Cian Geoghegan delves into Steven Spielberg’s personal drama.

The new film from Steven Spielberg, inarguably the most populist, mainstream filmmaker in the history of the medium, occupies a bizarre middle-space in the public sphere. Its autobiographical content, sure to be misconstrued as navel-gazing by cynical punters, locks it out from the maximal appeal of the director’s parade of hits. On the other hand, the blistering earnestness of all things Spielberg is out of step with the contemporary arthouse. This is a real shame, as those who overlook the film for its perceived pretensions stand to miss a delightful crowd-pleaser, just as those who turn their nose up at its sappiness will miss a surprisingly scathing, self-critical portrait of the relentless creative. 

We meet the seven-year-old Sammy Fabelman outside a movie theatre screening Cecil B. DeMille’s The Greatest Show on Earth. Terrified by rumours of scares and giant men behind the screen, his parents coax him inside with their own comforts – his father, Burt (Paul Dano), offers a scientific explanation of projection and the illusion of movement, while his mother Mitzi (Michelle Williams) makes an artistic case for the beauty and thrill of the celluloid rollercoaster. 

This sets the stage well for Sammy’s coming-of-age story, which involves a passion for homemade movies with diverging support from his parents. The engineer father considers Sammy’s filmmaking a hobby but supports it on those terms. His pianist mother tries to teach him that what is useful for society is not exclusively that which has a concrete ‘use’. Art and expression are useful in themselves. These are standard dynamics, clichés even, in creative households. Where Spielberg uncovers true thematic depth is in the dissolution of the marriage, and the family unit. On a camping trip, teenage Sammy’s all-seeing camera eye uncovers a tenderness between his mother and Bennie (Seth Rogen), Burt’s business partner and a close family friend. Sitting on difficult truths, Sammy lets his frustration boil until he finally shows his camping film to his mother, edited to show each and every touch and glance between the adulterers.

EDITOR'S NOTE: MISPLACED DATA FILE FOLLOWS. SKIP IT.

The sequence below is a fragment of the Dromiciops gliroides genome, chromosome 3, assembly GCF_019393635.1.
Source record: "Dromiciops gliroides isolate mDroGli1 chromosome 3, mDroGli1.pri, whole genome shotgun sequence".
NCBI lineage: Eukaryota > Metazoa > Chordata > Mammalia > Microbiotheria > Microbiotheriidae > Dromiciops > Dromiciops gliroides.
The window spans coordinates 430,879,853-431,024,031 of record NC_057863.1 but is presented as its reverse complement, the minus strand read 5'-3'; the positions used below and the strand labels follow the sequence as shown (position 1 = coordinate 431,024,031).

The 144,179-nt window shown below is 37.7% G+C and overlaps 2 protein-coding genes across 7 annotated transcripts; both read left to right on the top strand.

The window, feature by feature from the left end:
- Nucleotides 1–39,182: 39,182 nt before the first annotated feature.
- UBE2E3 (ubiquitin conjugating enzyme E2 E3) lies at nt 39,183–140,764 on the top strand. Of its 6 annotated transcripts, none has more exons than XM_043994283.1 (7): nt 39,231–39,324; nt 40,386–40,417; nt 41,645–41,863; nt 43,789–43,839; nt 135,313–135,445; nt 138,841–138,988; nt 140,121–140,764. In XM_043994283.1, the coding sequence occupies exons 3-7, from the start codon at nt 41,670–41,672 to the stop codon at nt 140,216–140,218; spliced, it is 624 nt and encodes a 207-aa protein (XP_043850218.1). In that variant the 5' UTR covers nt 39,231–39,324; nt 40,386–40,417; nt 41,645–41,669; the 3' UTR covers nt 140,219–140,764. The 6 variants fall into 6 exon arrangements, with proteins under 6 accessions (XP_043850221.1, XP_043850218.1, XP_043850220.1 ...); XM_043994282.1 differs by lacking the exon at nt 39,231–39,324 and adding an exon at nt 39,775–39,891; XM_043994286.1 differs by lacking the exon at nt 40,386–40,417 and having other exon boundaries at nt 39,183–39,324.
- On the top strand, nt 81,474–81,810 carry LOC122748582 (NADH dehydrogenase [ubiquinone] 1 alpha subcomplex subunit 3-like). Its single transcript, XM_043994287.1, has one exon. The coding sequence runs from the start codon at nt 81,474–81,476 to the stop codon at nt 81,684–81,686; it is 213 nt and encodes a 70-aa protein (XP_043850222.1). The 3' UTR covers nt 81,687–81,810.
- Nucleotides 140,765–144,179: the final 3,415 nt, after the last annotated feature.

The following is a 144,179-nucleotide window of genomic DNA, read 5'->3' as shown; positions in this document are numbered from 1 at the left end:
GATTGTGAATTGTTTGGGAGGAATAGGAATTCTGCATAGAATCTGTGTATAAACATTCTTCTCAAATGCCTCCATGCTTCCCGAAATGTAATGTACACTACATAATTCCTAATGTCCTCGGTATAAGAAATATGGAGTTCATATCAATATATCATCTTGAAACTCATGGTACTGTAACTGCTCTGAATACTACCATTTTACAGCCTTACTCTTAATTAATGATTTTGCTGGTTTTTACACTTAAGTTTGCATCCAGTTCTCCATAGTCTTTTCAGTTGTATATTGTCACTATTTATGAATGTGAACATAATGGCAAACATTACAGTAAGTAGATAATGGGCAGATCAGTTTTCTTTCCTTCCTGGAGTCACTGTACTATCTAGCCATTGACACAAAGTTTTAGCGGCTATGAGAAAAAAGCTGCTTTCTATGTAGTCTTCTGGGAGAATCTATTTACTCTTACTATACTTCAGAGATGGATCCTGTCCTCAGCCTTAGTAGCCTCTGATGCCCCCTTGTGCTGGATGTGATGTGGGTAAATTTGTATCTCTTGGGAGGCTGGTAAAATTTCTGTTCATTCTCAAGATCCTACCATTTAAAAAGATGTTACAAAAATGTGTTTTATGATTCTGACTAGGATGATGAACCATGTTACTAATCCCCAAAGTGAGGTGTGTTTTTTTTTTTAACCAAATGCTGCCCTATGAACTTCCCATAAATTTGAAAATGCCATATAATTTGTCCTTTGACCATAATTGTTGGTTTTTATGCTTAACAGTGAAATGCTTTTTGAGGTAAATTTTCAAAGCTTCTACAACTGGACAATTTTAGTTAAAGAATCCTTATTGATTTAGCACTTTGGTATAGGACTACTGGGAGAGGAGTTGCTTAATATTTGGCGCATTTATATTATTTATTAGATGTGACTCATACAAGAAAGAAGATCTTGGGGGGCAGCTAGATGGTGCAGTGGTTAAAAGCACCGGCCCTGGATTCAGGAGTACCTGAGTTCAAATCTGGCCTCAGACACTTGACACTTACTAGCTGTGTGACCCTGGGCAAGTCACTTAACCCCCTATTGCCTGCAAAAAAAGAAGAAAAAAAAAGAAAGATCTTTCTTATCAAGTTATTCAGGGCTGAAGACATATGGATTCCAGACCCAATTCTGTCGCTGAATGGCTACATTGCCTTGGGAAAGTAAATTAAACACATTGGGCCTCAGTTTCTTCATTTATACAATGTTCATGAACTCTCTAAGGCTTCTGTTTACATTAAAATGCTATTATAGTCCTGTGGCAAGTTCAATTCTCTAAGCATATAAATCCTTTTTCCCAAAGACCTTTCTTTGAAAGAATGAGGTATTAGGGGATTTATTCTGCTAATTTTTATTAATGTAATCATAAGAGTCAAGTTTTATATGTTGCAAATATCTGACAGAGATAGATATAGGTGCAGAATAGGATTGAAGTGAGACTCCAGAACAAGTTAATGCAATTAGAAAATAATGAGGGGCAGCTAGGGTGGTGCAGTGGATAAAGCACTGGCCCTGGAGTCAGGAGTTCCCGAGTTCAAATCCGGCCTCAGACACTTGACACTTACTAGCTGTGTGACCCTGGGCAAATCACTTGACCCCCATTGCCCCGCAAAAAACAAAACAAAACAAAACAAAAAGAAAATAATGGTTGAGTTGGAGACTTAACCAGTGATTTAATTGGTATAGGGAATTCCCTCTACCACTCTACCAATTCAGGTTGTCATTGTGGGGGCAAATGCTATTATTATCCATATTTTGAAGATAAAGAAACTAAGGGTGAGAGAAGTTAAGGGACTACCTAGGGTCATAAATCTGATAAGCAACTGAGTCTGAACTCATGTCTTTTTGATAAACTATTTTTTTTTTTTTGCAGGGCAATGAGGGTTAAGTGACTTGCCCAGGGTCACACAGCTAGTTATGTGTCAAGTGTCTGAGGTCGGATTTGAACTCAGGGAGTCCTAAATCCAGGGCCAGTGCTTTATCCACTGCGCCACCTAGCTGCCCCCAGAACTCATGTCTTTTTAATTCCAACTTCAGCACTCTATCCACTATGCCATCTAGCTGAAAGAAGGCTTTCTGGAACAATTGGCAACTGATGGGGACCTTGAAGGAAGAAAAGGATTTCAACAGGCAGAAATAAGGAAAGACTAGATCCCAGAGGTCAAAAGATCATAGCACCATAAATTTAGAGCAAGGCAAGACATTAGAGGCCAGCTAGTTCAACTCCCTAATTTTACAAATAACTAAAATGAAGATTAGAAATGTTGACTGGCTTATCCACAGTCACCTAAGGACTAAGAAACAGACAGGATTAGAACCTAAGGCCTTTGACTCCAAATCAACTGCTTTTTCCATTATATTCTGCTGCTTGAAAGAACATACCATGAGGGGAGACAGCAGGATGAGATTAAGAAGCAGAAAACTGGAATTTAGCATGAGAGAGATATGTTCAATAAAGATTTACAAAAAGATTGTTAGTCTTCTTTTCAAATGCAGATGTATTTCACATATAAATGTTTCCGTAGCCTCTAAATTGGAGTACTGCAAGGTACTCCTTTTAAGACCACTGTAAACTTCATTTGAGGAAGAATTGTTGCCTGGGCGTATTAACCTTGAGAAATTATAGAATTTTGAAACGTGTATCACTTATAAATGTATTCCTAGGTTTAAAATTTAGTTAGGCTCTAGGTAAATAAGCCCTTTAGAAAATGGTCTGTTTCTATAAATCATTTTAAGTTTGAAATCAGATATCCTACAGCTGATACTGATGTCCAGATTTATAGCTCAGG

The whole ordeal is so cruel – Spielberg’s self-insert character forces his mother to watch her shameful, private moments projected back at her. When she emerges from the screening closet in tears, Sammy rushes to comfort her. There is a revelation here of the power of the filmmaker, their ability to play with the lives of their subjects beyond the screen. Sammy Fableman’s infatuation with image-making is not purely sweet and nostalgic. In many ways, it reflects an inability to engage directly with other people, even those closest to him. For this obsessive artist, people can only be understood when mediated.  

Indeed, where Burt and Mitzi finally announce their divorce to their children, Sammy sits off to the side, watching from the staircase. He has known the longest about their marital dysfunction, but when crossing this bitter threshold, he is silent. We see, from his point-of-view, the angry tears of his younger sisters, the apologetic aphorisms of the parents. Sammy observes them as if from a dolly shot. His now-cemented role as the filmmaker leaves him unable to engage, comfort or find solidarity with any party involved. This bittersweet (or maybe just bitter) depiction of Spielberg’s approach to craft is ardently transgressive, albeit packaged within the genre tropes of a coming-of-age story. 

Despite these heavy moments, Spielberg still walks a tonal tightrope in keeping the film entertaining. Sammy’s domestic chaos fights for attention with his erratic school life, where Sammy faces the wrath of bullies and the mystery of girls. The scenes outside of Sammy’s home almost feel like a different film, but there is a subtext carried throughout of one-sided relationships and the transformational power of the camera. 

The film also finds levity by almost winking to the viewer – despite all the solemnity of John Williams’ piano score, the film is a self-aware self-portrait. Dano and Rogen play off each other well, and the film is full of the kinds of unique idiosyncrasies that you could only pull from memoir (look out for a pet monkey). Comparisons could be drawn to Scorsese’s The Irishman as another example of late style which is at once melancholic and blisteringly funny. With The Fabelmans, Spielberg offers up a life story that is tender and brutally honest. He depicts the inner world of the creative in a way I haven’t quite seen before – creative work is at once the purest bliss one can find, and the poison that can bleed into the cracks of your soul, drowning out everything else. The Fabelmans is at-once a crowd-pleaser and an art film, each operating at its highest level, a dichotomy I doubted even Spielberg could balance. 

The Fabelmans is in cinemas from 23rd January 2023.


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